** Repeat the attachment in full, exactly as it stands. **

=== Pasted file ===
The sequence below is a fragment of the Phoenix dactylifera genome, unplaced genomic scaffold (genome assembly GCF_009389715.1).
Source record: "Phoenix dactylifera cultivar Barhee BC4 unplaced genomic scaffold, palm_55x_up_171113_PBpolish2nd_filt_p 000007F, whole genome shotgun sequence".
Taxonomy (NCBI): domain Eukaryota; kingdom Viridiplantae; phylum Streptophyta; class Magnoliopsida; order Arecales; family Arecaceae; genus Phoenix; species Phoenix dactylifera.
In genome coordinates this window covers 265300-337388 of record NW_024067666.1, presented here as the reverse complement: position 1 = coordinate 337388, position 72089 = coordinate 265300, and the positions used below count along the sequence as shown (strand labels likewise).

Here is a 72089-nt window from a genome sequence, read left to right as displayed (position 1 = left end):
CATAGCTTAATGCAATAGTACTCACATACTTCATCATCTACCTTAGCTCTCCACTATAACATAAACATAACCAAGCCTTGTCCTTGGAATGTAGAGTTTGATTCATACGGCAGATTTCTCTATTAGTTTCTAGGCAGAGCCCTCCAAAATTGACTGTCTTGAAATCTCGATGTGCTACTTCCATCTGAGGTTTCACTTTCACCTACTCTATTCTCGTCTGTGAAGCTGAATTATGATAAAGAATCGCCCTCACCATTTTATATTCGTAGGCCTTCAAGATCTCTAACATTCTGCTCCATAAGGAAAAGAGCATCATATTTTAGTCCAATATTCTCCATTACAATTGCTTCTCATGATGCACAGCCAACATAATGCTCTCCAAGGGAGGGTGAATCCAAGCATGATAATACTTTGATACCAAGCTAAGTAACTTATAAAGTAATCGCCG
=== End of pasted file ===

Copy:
The sequence below is a fragment of the Phoenix dactylifera genome, unplaced genomic scaffold (genome assembly GCF_009389715.1).
Source record: "Phoenix dactylifera cultivar Barhee BC4 unplaced genomic scaffold, palm_55x_up_171113_PBpolish2nd_filt_p 000007F, whole genome shotgun sequence".
Taxonomy (NCBI): domain Eukaryota; kingdom Viridiplantae; phylum Streptophyta; class Magnoliopsida; order Arecales; family Arecaceae; genus Phoenix; species Phoenix dactylifera.
In genome coordinates this window covers 265300-337388 of record NW_024067666.1, presented here as the reverse complement: position 1 = coordinate 337388, position 72089 = coordinate 265300, and the positions used below count along the sequence as shown (strand labels likewise).

Here is a 72089-nt window from a genome sequence, read left to right as displayed (position 1 = left end):
CATAGCTTAATGCAATAGTACTCACATACTTCATCATCTACCTTAGCTCTCCACTATAACATAAACATAACCAAGCCTTGTCCTTGGAATGTAGAGTTTGATTCATACGGCAGATTTCTCTATTAGTTTCTAGGCAGAGCCCTCCAAAATTGACTGTCTTGAAATCTCGATGTGCTACTTCCATCTGAGGTTTCACTTTCACCTACTCTATTCTCGTCTGTGAAGCTGAATTATGATAAAGAATCGCCCTCACCATTTTATATTCGTAGGCCTTCAAGATCTCTAACATTCTGCTCCATAAGGAAAAGAGCATCATATTTTAGTCCAATATTCTCCATTACAATTGCTTCTCATGATGCACAGCCAACATAATGCTCTCCAAGGGAGGGTGAATCCAAGCATGATAATACTTTGATACCAAGCTAAGTAACTTATAAAGTAATCGCCG